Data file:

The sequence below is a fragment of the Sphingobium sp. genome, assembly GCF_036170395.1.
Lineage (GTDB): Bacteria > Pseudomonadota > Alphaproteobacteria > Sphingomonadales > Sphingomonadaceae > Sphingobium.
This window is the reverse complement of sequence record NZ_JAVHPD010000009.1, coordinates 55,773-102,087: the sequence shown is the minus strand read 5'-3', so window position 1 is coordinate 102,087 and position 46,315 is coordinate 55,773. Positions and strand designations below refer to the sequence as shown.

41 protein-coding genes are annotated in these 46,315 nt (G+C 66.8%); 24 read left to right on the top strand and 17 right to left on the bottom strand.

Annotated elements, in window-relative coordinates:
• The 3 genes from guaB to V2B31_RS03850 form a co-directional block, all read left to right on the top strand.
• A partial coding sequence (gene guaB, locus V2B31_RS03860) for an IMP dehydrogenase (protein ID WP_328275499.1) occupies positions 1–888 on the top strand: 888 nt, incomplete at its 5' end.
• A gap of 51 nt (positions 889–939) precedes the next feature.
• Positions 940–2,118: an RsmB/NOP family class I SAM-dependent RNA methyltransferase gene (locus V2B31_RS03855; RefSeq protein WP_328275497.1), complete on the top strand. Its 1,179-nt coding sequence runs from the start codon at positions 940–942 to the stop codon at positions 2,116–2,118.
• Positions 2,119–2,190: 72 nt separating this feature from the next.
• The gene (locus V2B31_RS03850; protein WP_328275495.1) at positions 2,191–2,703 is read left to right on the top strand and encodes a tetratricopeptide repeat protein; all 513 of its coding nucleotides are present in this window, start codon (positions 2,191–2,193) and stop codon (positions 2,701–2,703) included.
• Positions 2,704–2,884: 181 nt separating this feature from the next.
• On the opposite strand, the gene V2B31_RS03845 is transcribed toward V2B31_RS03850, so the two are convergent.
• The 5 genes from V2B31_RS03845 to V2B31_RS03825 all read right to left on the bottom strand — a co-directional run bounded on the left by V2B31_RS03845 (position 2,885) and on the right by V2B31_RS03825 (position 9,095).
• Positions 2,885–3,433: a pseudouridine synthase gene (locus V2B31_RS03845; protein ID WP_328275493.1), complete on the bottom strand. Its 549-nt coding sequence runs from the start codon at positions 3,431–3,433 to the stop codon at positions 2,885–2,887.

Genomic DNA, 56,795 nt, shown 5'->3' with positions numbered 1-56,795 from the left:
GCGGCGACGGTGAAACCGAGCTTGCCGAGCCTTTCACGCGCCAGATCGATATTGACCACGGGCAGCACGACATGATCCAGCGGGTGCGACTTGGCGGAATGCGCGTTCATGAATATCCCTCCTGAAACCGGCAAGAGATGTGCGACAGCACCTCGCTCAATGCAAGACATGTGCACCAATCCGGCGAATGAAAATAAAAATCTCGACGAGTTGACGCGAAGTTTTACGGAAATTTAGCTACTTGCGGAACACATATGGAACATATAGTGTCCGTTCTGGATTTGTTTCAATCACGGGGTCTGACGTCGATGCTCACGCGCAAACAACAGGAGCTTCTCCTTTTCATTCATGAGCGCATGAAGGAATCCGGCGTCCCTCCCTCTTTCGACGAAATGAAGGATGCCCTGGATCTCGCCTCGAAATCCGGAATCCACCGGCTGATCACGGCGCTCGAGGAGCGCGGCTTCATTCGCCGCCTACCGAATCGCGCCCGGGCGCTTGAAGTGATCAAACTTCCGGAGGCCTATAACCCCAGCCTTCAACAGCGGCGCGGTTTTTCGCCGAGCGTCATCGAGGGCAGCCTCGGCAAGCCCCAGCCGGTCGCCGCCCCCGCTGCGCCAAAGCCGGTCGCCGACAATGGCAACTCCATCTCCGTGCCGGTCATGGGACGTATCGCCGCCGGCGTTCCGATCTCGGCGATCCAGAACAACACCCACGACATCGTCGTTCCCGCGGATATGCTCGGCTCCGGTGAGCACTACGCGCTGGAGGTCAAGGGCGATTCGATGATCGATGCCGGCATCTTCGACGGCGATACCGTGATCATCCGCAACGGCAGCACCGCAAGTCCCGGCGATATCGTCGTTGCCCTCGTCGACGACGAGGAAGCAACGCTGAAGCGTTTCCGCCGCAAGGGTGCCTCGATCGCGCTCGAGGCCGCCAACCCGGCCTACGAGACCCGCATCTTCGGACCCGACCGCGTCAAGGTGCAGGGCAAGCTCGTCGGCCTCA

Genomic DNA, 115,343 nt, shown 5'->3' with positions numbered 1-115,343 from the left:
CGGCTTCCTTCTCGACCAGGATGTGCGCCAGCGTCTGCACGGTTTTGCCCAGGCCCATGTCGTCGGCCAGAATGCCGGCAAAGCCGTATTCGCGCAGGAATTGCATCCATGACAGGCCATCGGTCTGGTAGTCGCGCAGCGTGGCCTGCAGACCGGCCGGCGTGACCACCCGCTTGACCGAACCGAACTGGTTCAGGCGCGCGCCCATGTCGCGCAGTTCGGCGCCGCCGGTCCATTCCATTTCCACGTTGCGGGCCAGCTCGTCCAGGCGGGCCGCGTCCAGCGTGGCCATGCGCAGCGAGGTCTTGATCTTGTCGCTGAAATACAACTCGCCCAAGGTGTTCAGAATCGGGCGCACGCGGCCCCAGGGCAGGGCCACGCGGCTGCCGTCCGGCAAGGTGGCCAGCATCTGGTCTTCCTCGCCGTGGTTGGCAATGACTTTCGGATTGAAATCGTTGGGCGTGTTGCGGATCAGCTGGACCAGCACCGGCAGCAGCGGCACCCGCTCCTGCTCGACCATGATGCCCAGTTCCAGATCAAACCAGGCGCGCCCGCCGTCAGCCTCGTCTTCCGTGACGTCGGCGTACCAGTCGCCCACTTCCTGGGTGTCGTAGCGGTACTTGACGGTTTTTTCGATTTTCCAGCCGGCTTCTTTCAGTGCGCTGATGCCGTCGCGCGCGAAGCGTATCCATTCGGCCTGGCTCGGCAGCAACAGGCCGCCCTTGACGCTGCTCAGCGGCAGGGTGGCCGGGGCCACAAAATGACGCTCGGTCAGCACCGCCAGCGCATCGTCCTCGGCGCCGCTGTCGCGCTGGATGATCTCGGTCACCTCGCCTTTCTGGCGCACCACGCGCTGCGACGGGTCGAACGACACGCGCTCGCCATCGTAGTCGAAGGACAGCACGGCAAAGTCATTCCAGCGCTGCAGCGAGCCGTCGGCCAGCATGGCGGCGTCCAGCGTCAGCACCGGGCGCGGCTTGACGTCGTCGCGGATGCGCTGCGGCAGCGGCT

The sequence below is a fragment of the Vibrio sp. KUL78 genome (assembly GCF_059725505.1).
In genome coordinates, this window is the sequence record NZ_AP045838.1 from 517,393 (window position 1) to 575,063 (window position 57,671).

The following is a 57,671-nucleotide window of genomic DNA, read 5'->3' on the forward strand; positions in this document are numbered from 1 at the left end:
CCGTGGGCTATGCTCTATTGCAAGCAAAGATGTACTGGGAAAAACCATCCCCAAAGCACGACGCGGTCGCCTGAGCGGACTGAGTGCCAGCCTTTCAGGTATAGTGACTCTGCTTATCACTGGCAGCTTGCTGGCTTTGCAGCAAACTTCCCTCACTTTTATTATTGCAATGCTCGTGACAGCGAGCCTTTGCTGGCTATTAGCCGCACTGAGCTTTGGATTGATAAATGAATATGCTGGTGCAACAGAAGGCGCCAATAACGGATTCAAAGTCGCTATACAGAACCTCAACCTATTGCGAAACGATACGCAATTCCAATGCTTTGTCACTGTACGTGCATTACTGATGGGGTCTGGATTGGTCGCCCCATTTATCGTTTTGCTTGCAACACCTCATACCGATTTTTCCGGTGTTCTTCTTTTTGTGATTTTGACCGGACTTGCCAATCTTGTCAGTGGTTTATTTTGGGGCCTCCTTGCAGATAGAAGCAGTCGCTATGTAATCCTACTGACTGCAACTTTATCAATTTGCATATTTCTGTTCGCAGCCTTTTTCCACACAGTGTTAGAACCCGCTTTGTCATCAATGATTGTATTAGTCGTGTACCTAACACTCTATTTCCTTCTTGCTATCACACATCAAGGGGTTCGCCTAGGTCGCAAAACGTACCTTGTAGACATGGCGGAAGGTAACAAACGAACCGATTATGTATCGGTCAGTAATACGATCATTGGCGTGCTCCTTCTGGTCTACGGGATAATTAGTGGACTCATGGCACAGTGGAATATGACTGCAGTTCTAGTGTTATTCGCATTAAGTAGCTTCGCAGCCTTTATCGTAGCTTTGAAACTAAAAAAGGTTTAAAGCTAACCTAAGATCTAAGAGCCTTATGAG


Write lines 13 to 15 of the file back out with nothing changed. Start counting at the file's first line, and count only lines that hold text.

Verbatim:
• On the opposite strand, the gene V2B31_RS03845 is transcribed toward V2B31_RS03850, so the two are convergent.
• The 5 genes from V2B31_RS03845 to V2B31_RS03825 all read right to left on the bottom strand — a co-directional run bounded on the left by V2B31_RS03845 (position 2,885) and on the right by V2B31_RS03825 (position 9,095).
• Positions 2,885–3,433: a pseudouridine synthase gene (locus V2B31_RS03845; protein ID WP_328275493.1), complete on the bottom strand. Its 549-nt coding sequence runs from the start codon at positions 3,431–3,433 to the stop codon at positions 2,885–2,887.